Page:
After all these years, kou still integral to Isles
By Duane Choy
Kou (Cordia subcordata), not koa, is my favorite wood for a Hawaiian cala-bash bowl.
Historically, it was thought that kou was introduced to Hawai'i by early Polynesian voyagers. However, in 1997, while excavating the Makauwahi coralline sinkholes, at Māhā'ulepū on Kaua'i, scientists discovered fossilized kou seed, within sediment layers dating to 5,000 years before any humans arrived.
Hawai'i was prolific with kou in earlier times, but around the 1850s, the moth of the kou leaf worm (Ethmia nigroapicella) started decimating much of our local kou. Attacks now by the moth are less severe, and kou trees weather the predation.
Kou thrives from tropical Asia through Melanesia, Micronesia and Polynesia, to the Marquesas, north to Hawai'i, and even the eastern coast of Africa and islands in the Indian Ocean. Unfortunately, kou is becoming scarce in the Pacific, because of over-exploitation for carving and destructive insect pests.
Kou is a small to medium evergreen tree, with a thick, expansive canopy. The pale gray bark is channelled or flaky. The alternate leaves are broadly oval to elliptical shaped, with blunt-pointed ends, and shiny green above, but dull below. Clusters of funnel-shaped, scentless, deep orange flowers, with five to seven lightly wrinkled lobes, bloom at the branch ends and in leaf axils. The roundish, green fruits turn brown when mature, and become hard and woody. Kou fruits continuously and floats easily in salt water. Individual fruits contain four or fewer white, narrow, dainty seeds.
Its habitat ranges from coastal, shrubby beach or lowland forests, and inland borders of mangrove. It will thrive in sandy or clay soils, and on rocky limestone or lava headlands. Kou prefers neutral to alkaline medium. It is relatively drought- and wind-tolerant, but constant wind turns trees flagged.
People worldwide have culturally incorporated kou. Groves of kou were often planted adjacent to sacred places, and kou is a major component in Pacific mythology.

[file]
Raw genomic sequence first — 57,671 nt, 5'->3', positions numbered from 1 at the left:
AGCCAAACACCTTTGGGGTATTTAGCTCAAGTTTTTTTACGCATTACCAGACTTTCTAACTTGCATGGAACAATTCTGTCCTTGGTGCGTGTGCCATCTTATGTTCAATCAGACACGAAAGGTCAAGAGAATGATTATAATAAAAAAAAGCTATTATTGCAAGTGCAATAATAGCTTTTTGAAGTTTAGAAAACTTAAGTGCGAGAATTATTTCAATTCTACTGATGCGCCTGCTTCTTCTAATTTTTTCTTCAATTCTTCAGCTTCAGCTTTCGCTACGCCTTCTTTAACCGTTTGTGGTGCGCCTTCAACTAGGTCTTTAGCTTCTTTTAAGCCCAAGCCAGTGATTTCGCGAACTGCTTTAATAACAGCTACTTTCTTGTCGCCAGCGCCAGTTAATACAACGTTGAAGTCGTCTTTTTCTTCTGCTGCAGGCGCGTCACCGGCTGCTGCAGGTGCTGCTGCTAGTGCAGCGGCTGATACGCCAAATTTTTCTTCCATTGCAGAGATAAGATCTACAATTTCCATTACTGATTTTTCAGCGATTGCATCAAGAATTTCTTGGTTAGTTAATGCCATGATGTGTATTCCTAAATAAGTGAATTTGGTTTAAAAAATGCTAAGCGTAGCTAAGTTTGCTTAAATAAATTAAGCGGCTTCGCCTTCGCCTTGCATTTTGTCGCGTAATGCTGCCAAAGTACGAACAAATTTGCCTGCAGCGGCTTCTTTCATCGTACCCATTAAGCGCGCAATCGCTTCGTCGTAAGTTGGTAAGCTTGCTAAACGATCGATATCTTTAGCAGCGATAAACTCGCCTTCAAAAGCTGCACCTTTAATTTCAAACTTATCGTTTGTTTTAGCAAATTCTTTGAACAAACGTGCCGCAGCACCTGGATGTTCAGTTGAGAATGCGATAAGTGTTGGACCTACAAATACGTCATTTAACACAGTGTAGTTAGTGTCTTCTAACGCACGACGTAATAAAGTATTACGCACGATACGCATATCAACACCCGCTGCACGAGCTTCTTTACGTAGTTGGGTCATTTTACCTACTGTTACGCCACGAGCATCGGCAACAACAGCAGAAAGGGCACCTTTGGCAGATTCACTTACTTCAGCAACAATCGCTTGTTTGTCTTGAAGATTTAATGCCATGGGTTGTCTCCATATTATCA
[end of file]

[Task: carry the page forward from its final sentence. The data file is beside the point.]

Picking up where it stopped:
In Tuamotuan folklore, kou was one of the first trees created.
In Tongan legend, when Maui transported fire from the underworld, and a drenching rain was about to extinguish it, Maui commanded fire to flee into the coconut, breadfruit and kou. In Ka'ū on Hawai'i island, there was a location named Pāpa'i Kou (Little Kou House), where the ali'i once had an impressive grove of kou trees. On O'ahu near Koko Head once existed kou trees called Ka Ulu Kou (The Kou Grove).
With bigger logs, kou was sometimes carved into canoes or paddles. Leftover wood from carving was burned as fuel. In Papua New Guinea, kou has the nickname of "kerosene wood." In Kiribati, and elsewhere, kou leaves provide fodder for pigs. Leaves possess medicinal properties, and in Hawai'i, flowers were utilized as treatment for 'ea (thrush). Kou seeds, when precisely removed from the woody fruit, provided a famine food.
In old Hawai'i, kou leaves furnished a tan dye for kapa cloth and for coloring fishing lines to make them less visible. The lustrous orange flowers were a traditional favorite lei. Kou bowls called waihona makau were fish hook containers, with covers made from gourds.
The wood is light to moderately dense. Sapwood is a light tan, sporadically pinkish. The heartwood is brown, with dark reddish-brown to black streaks, sometimes with purple hue.
In the Cook Islands, kou is carved into traditional figures and musical instruments. Kou wood is esteemed because of its splendid grain, fine texture, durability, minimal shrinkage and ease in carving.
Kou's superior attribute to not impart a bad taste in contact with food was capitalized on by early Hawaiians. Large kou calabashes called 'umeke lā'au were created for fermenting and storing poi. 'Umeke 'ai were bowls for eating poi. 'Umeke kou were food bowls. Pā kou were food platters. An 'umeke māna 'ai bowl for favorite keiki such as the hiapo (firstborn), for use after weaning, was carved from a kou tree that had been planted over the 'iewe (afterbirth) of grandparents. These bowls were kapu to everyone except the child.
Kou deserves recultivation into Hawai'i's 'āina. It's a terrific shade tree in the hot, arid, leeward sides of our islands. Kou can serve as a living fence, windbreak or boundary marker. Its tolerance for wind, salt spray and drought , coupled with sandy soil survivability, makes it a sterling specimen for coastal planting. Kou is an integral constituent in our Hawaiian landscape.